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The rhubarb is quite unique. Technically, a rhubarb is a vegetable, it looks like a vegetable, but it is considered a fruit by everyone that has tasted it. It got so confusing that it took a New York court in 1947 to legally declare the rhubarb as a fruit.  Without the leaves, rhubarb looks exactly like celery stalks, but only colored pink to red.

  • Kingdom: Plantae
  • Order: Caryophyllales
  • Family: Polygonaceae
  • Genus: Rheum
  • Species: R. rhabarbarum
  • Binomial name: Rheum rhabarbarum

Rhubarb Trivia

  • The rhubarb’s leaves contain a chemical called oxalic acid, which is poisonous.
  • In the 16th century, rhubarb was grown in China for medicinal purposes
  • The redder the rhubarb stalk, the sweeter it will be
  • January 23 is National Rhubarb Pie Day.
  • Some circles call rhubarb “the pie plant.”

Rhubarb Buying Guide

While a lot of people recommend buying the reddest rhubarb you can find, color is not an indication of ripeness or sweetness.  The skin of the stalk should be smooth and shiny without blemishes. If the leaves are still attached, look for stalks with small leaves, this indicates that the rhubarb was still reasonably young when harvested.

Avoid rhubarb stalks that have split ends or are limp.

Rhubarb Production & Farming in Texas

In the Pacific Northwest, rhubarbs are considered to be perennial plants. But to successfully grow them in Texas, they should be considered as annual plants with replanting needed every year due to Texas’ weather.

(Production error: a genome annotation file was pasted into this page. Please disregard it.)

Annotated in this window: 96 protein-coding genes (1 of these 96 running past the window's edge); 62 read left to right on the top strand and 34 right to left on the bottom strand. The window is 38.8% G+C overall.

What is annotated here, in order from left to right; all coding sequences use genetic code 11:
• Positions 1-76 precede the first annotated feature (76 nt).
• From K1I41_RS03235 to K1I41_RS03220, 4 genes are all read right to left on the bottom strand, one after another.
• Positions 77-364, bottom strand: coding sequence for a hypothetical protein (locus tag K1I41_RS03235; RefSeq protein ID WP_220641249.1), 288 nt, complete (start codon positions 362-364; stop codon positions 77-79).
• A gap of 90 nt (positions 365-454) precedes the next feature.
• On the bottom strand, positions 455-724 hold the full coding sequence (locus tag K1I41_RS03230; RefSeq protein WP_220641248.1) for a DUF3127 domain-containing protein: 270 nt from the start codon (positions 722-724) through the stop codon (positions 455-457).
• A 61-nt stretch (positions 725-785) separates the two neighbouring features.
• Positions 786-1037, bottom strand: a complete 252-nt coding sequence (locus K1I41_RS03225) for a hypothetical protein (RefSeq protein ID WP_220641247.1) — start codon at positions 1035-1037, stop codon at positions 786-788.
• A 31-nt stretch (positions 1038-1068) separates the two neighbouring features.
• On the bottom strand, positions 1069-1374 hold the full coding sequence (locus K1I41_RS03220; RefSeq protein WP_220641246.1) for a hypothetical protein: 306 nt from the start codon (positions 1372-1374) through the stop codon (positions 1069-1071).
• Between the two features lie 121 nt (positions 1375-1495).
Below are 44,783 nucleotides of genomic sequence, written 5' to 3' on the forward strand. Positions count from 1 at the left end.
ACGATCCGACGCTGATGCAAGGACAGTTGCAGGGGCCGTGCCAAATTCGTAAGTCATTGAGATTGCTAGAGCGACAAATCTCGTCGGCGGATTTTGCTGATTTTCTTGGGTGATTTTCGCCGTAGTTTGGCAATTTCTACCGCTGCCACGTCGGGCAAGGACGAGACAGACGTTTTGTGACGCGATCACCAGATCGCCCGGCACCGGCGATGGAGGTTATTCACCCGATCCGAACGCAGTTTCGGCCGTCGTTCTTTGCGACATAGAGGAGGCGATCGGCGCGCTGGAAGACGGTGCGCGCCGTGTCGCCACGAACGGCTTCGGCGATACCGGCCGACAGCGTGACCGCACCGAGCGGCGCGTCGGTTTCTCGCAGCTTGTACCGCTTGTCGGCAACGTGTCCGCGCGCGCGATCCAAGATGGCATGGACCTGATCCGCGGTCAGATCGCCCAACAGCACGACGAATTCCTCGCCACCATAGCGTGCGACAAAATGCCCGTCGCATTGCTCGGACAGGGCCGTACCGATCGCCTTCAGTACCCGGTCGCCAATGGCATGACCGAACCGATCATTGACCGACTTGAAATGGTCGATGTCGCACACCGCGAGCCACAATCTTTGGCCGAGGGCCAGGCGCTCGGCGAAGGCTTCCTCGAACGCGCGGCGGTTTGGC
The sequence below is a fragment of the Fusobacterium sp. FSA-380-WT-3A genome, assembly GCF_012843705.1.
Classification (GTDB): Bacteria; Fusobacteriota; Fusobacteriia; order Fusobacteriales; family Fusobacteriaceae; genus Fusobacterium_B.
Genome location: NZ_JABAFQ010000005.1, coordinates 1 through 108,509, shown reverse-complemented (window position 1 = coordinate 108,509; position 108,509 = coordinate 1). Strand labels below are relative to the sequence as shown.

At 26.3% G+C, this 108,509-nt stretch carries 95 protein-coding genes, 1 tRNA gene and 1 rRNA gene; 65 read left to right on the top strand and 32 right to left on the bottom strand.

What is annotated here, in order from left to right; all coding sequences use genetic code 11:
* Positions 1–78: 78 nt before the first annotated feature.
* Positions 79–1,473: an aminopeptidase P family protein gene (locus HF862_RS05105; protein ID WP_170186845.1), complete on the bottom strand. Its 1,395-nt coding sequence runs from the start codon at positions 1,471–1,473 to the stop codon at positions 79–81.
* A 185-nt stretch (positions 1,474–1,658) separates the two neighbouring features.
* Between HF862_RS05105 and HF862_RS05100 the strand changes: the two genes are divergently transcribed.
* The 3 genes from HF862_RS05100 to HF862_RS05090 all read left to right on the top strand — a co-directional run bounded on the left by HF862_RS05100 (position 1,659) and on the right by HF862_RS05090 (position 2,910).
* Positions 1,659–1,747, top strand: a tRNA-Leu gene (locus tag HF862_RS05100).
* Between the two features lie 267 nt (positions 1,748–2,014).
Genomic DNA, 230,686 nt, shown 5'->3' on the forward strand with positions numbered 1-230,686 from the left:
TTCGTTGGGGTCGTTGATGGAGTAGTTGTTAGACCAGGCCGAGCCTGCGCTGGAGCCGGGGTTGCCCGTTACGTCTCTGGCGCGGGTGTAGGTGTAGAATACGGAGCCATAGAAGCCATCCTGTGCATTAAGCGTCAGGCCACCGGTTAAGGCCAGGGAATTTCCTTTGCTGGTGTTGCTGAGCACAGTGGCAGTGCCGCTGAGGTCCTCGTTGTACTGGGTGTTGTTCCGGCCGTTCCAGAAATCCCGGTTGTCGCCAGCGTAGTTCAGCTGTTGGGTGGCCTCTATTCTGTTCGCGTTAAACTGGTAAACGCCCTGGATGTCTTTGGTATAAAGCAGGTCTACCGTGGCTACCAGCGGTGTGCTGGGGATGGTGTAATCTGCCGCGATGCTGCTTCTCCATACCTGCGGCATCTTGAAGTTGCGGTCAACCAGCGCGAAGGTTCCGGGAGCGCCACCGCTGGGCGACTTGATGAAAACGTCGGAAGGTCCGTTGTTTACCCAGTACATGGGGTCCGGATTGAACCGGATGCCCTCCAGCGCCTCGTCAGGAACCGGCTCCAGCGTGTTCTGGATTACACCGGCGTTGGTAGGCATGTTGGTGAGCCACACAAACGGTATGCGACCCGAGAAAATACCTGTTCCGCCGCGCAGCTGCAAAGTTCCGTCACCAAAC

Texas A&M suggests discarding rhubarb roots to make room for summer vegetables and just replant them when the weather is back to the cool winter weather. This makes it too expensive for commercial rhubarb growing to be feasible in the state, but nonetheless, there are a lot of small organic farms producing rhubarb this way to meet the demand for local organic rhubarbs.

Another thing that makes rhubarb growing attractive for a lot of home growers is that the Texas rhubarb growing window coincides with the strawberry season, which is fortuitous because rhubarb is famous for use with strawberries in the iconic “Strawberry Rhubarb Pie.”


The unique thing about rhubarb is that it naturally contains significant amounts of oxalic acid in its leaves. This acts as a natural pesticide, and the PAN Pesticide Database shows that pesticides aren’t used much on rhubarb.


Rhubarbs thrive in well-drained, fertile soil with access to full sunlight. Since it is treated as an annual plant in Texas, start the seeds indoors during mid-August when the temperature starts to go down. Once they have grown to three or four inches in height, they can be transferred to the garden. Don’t worry about them freezing outside as rhubarbs can laugh off Texas winters.


After harvesting, any rhubarb that doesn’t meet visual standards are usually sent off to another facility to be used in canning. Rhubarbs that meet customer specifications are bundled up, usually with paper or plastic tape, depending on the specification then sent off in boxes to their final destinations. They are also packed in thin plastic, just like you would find on commercial celery stalk packing.

Enjoying Rhubarbs

Rhubarb is almost never eaten raw because of its almost unbearable tart taste. Please DO NOT EAT the leaves as they can be poisonous due to the high levels of oxalic acid.